Regulation: Pitt and the Pendulum

The kinder, gentler SEC Pitt envisioned vanished faster than you can say Arthur Andersen. Can he run a tougher, meaner agency?

Meanwhile, the enforcement division is equally desperate for staff. With 900 employees nationwide, it has typically had about twice the staff of corporation finance. But that’s not enough, say former insiders, based on the explosion of new investigations and the likelihood that corporate defendants will accept fewer settlements given the harsher penalties for accounting fraud. “Enforcement has 28 accountants [at the Washington, D.C., headquarters]. They could double that easily,” says Turner. Moreover, the shortage of support staff, including file clerks, means there is about 1 secretary per 10 attorneys, says Bruch, compared with the 1-to-3 ratio at most private firms.

The 17 percent turnover among the attorneys themselves–including former general counsel David Becker–also creates a major liability for the agency. Martin Weinstein, a Foley & Lardner attorney who recently defended a former Fortune 500 CFO against the SEC, notes: “In the past year since they’ve filed the case, they’ve had five [different] lawyers handling the proceedings at different times,” including one who had joined the SEC only 10 days earlier, he says. In private practice, “if the case were passed from attorney to attorney, I think the client would refuse to pay.”

The Justice Department would be a natural poaching ground for the SEC, says Turner. But, in terms of legal muscle, parity between the agencies just doesn’t exist. “If you want to be an experienced trial lawyer, you’re still going to go to a U.S. Attorney’s office before the SEC, because you’re going to get more cases that move faster with a lot more at stake,” says Weinstein. Besides, the Justice Department will need new staff just as much as the SEC if it is to take up more of the civil charges brought against corporations. And while some have floated the idea of giving the SEC authority to bring criminal charges on its own, that power is unlikely to be ceded anytime soon. “I don’t think there’s any likelihood in the foreseeable future that the SEC will have criminal enforcement power,” says Joel Seligman, dean of the University of Washington at St. Louis Law School. Not only would Justice “be very uncomfortable” with such an arrangement, he thinks it is “better able to balance the needs for prosecution, which doesn’t always mean securities cases.”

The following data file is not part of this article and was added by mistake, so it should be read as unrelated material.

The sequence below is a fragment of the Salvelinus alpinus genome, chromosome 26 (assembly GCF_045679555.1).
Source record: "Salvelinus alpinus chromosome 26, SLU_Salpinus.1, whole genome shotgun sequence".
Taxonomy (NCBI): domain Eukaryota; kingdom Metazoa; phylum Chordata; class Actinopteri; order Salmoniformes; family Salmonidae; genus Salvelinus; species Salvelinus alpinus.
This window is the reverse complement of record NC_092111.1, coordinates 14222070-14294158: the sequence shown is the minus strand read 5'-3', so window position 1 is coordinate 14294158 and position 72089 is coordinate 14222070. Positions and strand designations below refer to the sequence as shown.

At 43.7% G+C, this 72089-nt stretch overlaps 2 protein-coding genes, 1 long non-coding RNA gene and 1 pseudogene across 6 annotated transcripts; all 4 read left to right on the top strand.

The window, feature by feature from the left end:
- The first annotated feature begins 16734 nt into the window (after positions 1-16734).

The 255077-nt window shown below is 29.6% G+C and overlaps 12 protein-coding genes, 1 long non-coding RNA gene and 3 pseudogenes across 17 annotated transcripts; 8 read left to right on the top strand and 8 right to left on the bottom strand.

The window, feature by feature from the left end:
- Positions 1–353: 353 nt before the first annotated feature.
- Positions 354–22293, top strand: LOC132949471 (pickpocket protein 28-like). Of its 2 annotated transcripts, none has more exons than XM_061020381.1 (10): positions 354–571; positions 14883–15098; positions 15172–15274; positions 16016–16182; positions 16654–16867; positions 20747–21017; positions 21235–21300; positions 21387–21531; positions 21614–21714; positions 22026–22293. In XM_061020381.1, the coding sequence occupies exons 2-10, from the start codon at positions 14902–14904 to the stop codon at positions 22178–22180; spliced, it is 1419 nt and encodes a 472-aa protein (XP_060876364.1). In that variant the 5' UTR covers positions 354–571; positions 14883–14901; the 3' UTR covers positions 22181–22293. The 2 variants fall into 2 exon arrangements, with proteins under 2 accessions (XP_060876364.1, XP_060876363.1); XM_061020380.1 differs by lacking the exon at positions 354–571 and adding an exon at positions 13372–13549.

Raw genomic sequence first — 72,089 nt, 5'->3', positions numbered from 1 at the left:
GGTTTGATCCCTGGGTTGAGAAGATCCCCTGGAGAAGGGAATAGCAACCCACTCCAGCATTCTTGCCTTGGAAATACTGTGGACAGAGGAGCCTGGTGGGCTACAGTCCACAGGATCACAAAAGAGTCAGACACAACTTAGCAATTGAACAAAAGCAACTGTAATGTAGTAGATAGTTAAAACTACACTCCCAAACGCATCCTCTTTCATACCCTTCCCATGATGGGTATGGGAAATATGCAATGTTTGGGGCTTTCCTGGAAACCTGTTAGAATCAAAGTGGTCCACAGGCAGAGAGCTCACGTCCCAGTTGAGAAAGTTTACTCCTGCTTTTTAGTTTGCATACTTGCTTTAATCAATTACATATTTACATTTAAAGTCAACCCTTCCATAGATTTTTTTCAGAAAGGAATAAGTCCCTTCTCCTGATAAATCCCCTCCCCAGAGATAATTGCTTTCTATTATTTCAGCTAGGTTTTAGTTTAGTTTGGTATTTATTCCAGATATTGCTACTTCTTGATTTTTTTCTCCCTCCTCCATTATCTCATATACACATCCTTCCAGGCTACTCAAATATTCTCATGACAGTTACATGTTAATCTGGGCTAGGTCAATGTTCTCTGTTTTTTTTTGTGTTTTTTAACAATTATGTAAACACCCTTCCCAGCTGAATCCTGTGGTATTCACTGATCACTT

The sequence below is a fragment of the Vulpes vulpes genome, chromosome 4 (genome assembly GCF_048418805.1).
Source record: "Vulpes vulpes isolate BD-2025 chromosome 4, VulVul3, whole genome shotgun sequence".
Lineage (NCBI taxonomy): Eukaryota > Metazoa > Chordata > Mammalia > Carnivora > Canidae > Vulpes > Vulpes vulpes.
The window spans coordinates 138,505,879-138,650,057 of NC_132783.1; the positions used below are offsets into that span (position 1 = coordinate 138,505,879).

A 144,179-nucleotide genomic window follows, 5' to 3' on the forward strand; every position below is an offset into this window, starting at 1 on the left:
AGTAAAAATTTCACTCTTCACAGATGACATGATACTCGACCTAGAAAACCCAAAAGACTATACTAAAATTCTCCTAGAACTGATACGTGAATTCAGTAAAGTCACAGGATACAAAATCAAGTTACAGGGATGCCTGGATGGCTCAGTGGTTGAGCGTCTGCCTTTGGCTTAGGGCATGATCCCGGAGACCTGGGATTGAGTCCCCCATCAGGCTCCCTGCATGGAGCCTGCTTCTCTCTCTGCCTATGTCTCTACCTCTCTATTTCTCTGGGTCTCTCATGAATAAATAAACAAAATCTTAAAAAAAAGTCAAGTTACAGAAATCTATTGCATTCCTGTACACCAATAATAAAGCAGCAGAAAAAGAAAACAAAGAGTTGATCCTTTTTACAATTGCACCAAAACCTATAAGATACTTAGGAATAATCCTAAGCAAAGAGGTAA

Working Smarter

Even if the SEC had the number and caliber of staff that it needed, observers say it would have to retool its workflow to truly be effective. To start with, the SEC needs to prioritize its enforcement cases, as the Ants Software example underscores. “The hard part is having the discipline to close the old, less-worthy investigations,” says Bruch. “It’s not that it’s not real fraud–oftentimes, it’s outrageous fraud–but I don’t think you can say anymore that microcap fraud or Internet fraud is what they should be doing.” The SEC has paid particular attention to Internet-based scams in the past five years, forming special enforcement units dedicated to the task and creating a “cyberforce” to conduct Internet surveillance that was 240 people strong at one point, according to a 2000 Government Performance and Results Act report.

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